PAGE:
We had this beautiful chapel in the campus. Daily we wud go to pray there, and then sit on the ledge near by. The landscape was beautiful and one cud sometimes hear the muted strains of devotional songs from afar. We cud watch the sun setting into the greenery behind the ledge. During these times, we wud share stories of home.

When it was the bday of one of us, the rest wud get up earlier than the bday girl, arrange the room, and set the study table with an assortment of cards and gifts. In the evening the bday girl had to treat her gang at the college canteen.

Like I mentioned before,our campus was beautiful, and sometimes on holidays, when the climate was pleasant, one just could not think of spending the day studying. It was sheer bliss to curl up in the bed by the window and read some book.

We even had a couple of midnite feasts on the sly, inspired by Enid Blyton! We bought fruits, sweetened condensed milk, chips and other such goodies. My gang mates wud be from different rooms, and wed stay awake until midnite. At the appointed hour, each of us gang members wud sneak into the venue room, rustle up a fruit salad with the fruits and condensed milk. I hated fruits and so I was allowed to lick the milkmaid can empty-yummmmmy! We hogged the goodies, as if we had been starving , amidst suppressed laughter. We dressed up funnily and took snaps too! More than anything it was the thrill of doing something secretively. It is another matter that some girls got wind of our escapade and complained to the warden, but the case remained unproved!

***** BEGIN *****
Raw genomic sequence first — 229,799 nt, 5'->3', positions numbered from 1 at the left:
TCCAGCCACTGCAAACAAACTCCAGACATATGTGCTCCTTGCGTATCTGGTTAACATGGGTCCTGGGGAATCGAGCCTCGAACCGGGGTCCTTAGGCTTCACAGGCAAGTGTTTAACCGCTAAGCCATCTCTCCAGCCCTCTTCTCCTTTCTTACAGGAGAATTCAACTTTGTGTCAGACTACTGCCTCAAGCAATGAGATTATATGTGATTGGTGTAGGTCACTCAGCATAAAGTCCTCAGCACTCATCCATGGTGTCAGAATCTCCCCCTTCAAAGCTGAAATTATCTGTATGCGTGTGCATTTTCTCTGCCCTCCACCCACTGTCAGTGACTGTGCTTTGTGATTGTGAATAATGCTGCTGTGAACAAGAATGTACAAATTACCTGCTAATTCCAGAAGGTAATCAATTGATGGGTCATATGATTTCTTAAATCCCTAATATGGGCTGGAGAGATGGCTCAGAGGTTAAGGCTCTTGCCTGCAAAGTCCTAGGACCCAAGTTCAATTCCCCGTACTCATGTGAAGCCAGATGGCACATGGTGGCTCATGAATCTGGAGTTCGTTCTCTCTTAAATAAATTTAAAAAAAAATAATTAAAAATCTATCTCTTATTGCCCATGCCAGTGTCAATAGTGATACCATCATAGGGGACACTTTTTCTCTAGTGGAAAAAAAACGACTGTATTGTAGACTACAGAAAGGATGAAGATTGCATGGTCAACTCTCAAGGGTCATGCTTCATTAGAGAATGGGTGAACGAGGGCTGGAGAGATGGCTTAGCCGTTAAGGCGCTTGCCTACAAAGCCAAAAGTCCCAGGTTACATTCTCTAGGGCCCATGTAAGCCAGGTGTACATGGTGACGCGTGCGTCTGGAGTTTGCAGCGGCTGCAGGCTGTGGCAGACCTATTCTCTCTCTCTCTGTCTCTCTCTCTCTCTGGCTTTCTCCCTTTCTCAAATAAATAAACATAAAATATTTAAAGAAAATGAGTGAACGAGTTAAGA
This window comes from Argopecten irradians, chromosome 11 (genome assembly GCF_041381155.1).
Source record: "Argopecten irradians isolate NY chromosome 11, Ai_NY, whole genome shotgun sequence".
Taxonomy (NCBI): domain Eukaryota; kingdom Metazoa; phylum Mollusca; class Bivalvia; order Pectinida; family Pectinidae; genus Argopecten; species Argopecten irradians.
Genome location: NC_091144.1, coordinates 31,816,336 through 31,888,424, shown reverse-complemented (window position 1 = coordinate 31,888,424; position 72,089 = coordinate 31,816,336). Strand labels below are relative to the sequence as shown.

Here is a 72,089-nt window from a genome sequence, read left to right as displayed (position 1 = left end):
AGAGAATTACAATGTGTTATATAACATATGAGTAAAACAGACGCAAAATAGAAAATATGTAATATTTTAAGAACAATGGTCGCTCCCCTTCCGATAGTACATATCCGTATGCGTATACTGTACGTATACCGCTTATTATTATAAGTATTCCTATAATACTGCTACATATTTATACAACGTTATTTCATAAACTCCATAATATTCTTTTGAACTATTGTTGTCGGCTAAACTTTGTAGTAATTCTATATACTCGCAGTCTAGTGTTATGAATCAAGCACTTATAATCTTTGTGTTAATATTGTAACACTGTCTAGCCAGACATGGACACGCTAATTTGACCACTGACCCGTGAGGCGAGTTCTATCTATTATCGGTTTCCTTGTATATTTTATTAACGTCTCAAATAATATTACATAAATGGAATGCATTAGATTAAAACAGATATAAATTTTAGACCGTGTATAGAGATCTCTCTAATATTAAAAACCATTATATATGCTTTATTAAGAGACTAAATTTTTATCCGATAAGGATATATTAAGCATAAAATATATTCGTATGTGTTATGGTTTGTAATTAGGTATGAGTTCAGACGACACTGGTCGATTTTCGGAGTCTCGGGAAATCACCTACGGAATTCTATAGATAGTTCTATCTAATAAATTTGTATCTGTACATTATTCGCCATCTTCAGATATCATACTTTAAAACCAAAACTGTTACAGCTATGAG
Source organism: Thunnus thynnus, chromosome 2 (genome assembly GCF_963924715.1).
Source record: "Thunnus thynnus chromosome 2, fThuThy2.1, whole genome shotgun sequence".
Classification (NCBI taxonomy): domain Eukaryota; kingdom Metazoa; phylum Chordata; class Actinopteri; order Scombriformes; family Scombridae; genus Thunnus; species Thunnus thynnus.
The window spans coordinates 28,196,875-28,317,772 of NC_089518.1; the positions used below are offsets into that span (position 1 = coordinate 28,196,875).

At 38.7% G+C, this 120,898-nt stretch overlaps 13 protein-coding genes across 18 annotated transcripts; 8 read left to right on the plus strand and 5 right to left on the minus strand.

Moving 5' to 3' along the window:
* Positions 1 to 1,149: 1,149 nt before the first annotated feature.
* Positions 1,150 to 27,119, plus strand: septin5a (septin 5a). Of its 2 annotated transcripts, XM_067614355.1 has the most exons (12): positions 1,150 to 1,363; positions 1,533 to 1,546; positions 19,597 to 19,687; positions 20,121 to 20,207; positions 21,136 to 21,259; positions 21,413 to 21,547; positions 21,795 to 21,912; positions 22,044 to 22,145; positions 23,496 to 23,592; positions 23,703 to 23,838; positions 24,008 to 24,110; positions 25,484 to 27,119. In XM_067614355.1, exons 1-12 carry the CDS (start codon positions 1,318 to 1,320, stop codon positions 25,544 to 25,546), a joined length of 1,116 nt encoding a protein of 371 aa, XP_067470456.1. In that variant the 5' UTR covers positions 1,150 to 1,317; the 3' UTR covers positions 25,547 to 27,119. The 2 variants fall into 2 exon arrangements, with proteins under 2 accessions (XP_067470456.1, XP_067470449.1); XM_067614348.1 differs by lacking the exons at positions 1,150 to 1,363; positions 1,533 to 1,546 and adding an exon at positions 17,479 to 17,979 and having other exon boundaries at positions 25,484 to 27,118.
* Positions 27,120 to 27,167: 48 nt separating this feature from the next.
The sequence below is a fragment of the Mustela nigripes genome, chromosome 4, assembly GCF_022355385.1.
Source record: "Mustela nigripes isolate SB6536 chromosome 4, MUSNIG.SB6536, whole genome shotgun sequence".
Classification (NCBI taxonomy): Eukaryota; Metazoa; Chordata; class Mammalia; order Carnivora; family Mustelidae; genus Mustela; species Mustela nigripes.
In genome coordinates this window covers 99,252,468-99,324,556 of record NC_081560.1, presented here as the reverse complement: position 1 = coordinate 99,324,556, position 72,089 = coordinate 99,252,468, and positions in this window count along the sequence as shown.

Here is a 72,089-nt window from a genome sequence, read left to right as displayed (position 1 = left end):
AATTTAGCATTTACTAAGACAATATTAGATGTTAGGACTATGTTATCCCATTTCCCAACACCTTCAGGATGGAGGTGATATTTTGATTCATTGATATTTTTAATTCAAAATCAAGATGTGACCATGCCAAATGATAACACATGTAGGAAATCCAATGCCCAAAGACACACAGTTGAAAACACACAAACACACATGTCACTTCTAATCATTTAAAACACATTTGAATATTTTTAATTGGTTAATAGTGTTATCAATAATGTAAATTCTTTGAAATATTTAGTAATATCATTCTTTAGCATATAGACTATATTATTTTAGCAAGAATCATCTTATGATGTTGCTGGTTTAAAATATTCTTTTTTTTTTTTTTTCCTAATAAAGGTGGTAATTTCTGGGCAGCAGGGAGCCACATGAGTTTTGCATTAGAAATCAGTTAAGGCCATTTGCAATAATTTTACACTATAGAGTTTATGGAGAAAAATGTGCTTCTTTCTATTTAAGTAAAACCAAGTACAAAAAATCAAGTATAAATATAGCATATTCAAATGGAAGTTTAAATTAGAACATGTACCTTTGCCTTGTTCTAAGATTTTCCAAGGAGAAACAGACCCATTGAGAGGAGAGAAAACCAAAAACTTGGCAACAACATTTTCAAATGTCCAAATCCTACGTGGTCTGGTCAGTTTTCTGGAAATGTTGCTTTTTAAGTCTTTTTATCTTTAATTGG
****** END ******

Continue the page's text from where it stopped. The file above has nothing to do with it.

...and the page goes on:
Have participated in a few harmless pranks- we put up -just married- sign on our wardens door!-chuckle!- we had heard this folk lore of a love failure regds this good looking warden. And u know what, she wud doze off mid sentence in class, assemblies! We had our own pet hostel ghost , and she wore anklets too! There were several mango trees in the campus, and we used to steal the mangoes. I hated fruits but somehow those stolen mangoes were delicious!

When a visitor arrived for a girl, it was party time for all. We wud pounce on the eatables as if we were refugees from Ethiopia, we wud adopt the said friends folks and they wud reciprocate the affection obligingly. Day scholars were compelled to bring lunch for us hostelites cos, we wud ransack their tiffin boxes anyway. But they never grudged us this favour, I remember how one of my day scholar friends mom wud send me payasam (pudding) on my bday to the college. Another friend wud daily bring dosas for me.

There were a couple of occasions, when the hostel parlour became the venue for -Bride seeing ceremony - for a friend! All of us wud be so excited.

The lecturers were quite friendly and jovial. They magnanimously excused our pranks, becos somehow we managed to score fairly good marks in the exams.

Three years simply sped away, and tho there were good times and bad times, today when I look back I can remember only the good times. The sharing, caring, petty jealousies, envies, the pranks and fun times. The final year, we savoured each minute.The farewell party, the convocation ceremony were all poignant. The last days were sorrowful. Collecting autographs, addresses, photos, promises to keep in touch forever- today, tho Im in touch with a few of my friends, there are many others whose whereabouts I know not. For three years, we all lived tgether as a family, and then went our ways.

But those three years were special, it was a learning ground for me in several ways, and I loved my hostel Life. Once again, the tears flowed freely, but this time it was because I was leaving the hostel, my friends and a beautiful slice of life behind!